For at least the past two decades, Don Imus and his merry band of radio assistants have been filling the airwaves with racial slurs and innuendoes on a daily basis. The recent remarks about the Rutgers University’s women basketball team is nothing new. And the culprit who should be sharing the condemnation with Imus is his executive producer, Bernard McGuirk.

In fact it was McGuirk who began the now-famous insult by referring to the women players as “hos,” with Imus following up with “nappy-headed hos.” In past broadcasts, McGuirk has done abusive imitations of African American poet Maya Angelou, and accused Senator Hillary Rodham Clinton of trying to sound black in front of a black audience. “Clinton will have corn rows and gold teeth before her fight with Barack Obama is over,” said McGuirk.

The fact that Imus’ cable TV show has been dropped, and that his radio show remains in jeopardy, is yesterday’s news. What is pertinent and increasingly disturbing is the larger issue of stalled black/white relations in this country. There are those who believe that race relations in the U.S., despite the end of slavery in 1865 and Jim Crow in 1965, are as strained and inscrutable as ever.

Bernard Goldberg, a CBS reporter for 28 years, and now a writer, journalist, and commentator, suggested that there are far more serious racial problems than the Imus dust-up. Goldberg mentioned the high rate of black unemployment, the percentage of blacks in the prison system, and that HIV is the leading cause of death in the black population. When told of Goldberg’s comments, the Rev. Al Sharpton responded that since Goldberg wasn’t black, it was not his place to call attention to these problems.

Similarly, a number of talk show hosts and others have noted that the word “ho,” a street term for whore, is regularly heard in hip-hop and rap songs. It was even suggested that some black women considered being called a “ho” a term of endearment. The response from black composers, singers, and the Black Entertainment Network: it’s OK for blacks to use the term since they invented it and it belongs to them. It is only offensive when whites use the term.

Another glaring inconsistency: CBS radio may indeed fire Don Imus for his racial slur. Yet CBS/Viacom, which owns the stations Imus broadcasts on, plus Paramount Pictures and TV, Black Entertainment Network, Showtime, MTV, and other properties, also signs the paychecks of the rappers and hip-hoppers who use the term “ho” on an hourly basis. Go figure.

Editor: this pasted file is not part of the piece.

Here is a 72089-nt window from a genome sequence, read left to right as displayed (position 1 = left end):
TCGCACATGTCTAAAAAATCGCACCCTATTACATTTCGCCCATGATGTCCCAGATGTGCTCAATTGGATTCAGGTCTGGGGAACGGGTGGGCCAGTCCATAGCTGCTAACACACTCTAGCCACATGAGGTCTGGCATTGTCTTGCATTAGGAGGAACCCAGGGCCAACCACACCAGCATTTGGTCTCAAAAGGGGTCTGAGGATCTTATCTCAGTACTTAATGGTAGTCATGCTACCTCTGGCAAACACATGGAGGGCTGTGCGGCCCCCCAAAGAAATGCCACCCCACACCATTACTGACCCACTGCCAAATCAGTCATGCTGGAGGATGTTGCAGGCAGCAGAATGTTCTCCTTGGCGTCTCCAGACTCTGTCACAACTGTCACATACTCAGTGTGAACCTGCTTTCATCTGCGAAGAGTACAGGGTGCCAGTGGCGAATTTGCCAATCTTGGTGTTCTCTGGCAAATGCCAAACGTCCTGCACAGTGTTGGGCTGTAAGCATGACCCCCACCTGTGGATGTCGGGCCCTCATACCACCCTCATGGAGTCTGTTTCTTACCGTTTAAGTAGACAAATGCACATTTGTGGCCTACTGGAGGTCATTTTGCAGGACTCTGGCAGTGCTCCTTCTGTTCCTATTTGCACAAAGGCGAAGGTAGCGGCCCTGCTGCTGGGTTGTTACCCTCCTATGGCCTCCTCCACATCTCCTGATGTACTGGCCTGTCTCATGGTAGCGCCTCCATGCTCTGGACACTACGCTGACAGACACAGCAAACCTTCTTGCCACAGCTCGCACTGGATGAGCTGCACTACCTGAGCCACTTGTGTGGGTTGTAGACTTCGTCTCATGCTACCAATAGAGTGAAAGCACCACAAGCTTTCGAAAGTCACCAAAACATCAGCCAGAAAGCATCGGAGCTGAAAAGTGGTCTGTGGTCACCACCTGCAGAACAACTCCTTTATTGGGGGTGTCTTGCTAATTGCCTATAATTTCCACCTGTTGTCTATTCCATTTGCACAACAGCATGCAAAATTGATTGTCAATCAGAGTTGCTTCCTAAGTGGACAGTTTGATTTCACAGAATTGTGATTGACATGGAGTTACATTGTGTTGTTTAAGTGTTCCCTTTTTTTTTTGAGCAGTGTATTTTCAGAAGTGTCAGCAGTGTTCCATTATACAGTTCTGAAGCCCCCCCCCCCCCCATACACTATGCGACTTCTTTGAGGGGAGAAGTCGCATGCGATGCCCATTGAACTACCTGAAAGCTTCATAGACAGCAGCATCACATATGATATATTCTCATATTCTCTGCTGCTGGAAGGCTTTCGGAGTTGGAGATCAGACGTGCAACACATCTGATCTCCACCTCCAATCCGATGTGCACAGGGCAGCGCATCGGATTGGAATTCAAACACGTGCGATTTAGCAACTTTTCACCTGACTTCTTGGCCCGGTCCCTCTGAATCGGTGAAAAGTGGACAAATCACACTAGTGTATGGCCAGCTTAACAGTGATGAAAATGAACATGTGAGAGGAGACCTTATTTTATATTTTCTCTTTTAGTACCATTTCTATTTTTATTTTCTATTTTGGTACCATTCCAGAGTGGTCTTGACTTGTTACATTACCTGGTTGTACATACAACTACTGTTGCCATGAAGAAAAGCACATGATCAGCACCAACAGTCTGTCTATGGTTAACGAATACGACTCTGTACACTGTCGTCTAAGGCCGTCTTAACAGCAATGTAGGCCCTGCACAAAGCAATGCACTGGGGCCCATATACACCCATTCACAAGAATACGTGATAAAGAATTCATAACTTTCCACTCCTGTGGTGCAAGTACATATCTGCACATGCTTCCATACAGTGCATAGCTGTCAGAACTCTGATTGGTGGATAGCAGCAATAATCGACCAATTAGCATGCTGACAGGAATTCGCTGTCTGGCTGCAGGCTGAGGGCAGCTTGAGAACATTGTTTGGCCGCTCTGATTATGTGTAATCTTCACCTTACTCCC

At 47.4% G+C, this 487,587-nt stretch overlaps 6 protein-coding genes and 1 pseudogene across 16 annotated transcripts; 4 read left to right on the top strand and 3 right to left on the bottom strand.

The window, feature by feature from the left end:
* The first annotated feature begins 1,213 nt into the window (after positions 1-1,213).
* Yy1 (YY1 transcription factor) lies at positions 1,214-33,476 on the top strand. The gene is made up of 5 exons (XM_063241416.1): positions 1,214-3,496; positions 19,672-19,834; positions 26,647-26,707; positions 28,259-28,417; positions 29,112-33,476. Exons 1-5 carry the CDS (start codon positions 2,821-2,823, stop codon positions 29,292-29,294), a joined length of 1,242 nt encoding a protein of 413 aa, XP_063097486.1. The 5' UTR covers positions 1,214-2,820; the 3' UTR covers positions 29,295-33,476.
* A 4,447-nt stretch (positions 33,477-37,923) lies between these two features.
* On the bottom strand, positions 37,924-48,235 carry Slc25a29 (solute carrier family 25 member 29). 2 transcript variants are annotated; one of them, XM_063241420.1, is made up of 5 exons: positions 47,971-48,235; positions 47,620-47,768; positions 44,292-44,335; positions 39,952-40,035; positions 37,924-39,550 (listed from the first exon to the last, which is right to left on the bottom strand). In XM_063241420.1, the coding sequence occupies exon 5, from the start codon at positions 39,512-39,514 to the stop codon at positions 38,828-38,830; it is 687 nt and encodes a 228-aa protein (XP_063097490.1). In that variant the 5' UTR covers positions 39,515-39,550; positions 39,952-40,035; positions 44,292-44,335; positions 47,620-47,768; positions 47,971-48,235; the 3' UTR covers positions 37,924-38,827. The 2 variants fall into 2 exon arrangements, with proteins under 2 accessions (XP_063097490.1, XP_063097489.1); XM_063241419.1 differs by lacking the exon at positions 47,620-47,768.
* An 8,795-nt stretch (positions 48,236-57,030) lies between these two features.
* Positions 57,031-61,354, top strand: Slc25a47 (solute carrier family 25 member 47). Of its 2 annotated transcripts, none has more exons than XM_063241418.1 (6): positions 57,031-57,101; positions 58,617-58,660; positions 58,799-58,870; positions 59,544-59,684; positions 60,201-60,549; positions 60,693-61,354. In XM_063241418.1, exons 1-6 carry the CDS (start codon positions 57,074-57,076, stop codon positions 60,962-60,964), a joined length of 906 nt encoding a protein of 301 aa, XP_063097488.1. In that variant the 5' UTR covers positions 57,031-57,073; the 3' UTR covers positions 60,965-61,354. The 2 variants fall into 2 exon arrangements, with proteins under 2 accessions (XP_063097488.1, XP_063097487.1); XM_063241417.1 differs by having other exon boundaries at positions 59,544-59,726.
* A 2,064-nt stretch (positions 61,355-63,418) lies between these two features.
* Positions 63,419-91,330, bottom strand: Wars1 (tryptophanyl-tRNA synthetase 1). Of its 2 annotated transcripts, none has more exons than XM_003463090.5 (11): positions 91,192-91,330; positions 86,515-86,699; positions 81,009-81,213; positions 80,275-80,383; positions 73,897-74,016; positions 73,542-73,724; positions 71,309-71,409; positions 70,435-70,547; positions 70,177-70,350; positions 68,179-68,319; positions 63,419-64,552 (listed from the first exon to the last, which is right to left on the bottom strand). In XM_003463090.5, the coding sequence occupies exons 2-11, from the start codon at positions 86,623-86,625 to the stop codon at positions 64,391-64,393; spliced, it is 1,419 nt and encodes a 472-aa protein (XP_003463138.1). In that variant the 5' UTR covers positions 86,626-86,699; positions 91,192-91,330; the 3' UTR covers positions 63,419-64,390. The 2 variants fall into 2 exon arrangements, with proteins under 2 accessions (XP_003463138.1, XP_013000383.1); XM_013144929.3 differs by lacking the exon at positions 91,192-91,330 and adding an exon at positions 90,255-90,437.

One of the ironies of this whole mess is that the Rutgers women’s basketball players have invited Imus to meet with them to discuss the ill treatment they received at his hands. Not a single player, nor the coach, Vivian Stringer, have called for Imus to be fired or to resign. They feel that if Imus meets each player, he will soon learn how blameless the players are, and how not a single one of them was deserving of his derision. One of the players, Essence Carson, is a straight-A student, a classical pianist, and a poised and balanced individual. When coach Stringer was asked if she thought Imus was a racist, she replied, “I’ll wait to meet him before making that decision.”

Imus’ true punishment, if he has an ounce of honor and fairness, will be to meet the blameless nice kids who make up the Rutgers team. A sports writer for The Washington Post, Sally Jenkins, has suggested that Imus be forced to buy season tickets to the Rutgers women’s basketball games and sit in the front row wearing a sweat shirt with a big letter R on it at every home game. “R” standing for racist, of course.

Firing Imus will simply mean that some other chain of radio stations will pick him up for his demonstrated drawing power. If that doesn’t happen, he can always go to satellite radio, as did Howard Stern, and where FCC regulations and other rules of civility and good taste do not exist. Curiously, Imus has profusely thanked and praised two other exiles to satellite radio, Ope and Anthony. It was these two shock jocks, it will be remembered, who staged a contest to see who could have sex in the most unlikely locale. The winners were a couple who allegedly did the big nasty in St. Patrick’s Cathedral in New York City. So if Imus considers Opie and Anthony supporters and compatriots, perhaps he really doesn’t get it.

Prediction: Imus will remain on the air in some capacity. The womens basketball team at Rutgers will always have as asterisk next to their name, denoting a negatory footnote to their identity. Big business will do whatever it takes to make more money, even if it widens the cultural divide. Just as Jesse Jackson survived his reference to New York City as “Hymietown,” Don Imus will continue to make at least the $12 million he currently earns each year. And finally, we will discover a wealth of “unfinished business” when it comes to prejudice, free speech, the power of the media, and the meaning, if there is one, of forgiveness.

Oh, by the way, during Imus’ two-week suspension, he will be replaced by former Boston newspaperman Mike Barnicle. It was Barnicle who referred to the marriage of former defense secretary William Cohen and Janet Langhart as “Mandingo.” That’s the title of a movie some thirty years ago about a sexual encounter between a black slave and a white woman.




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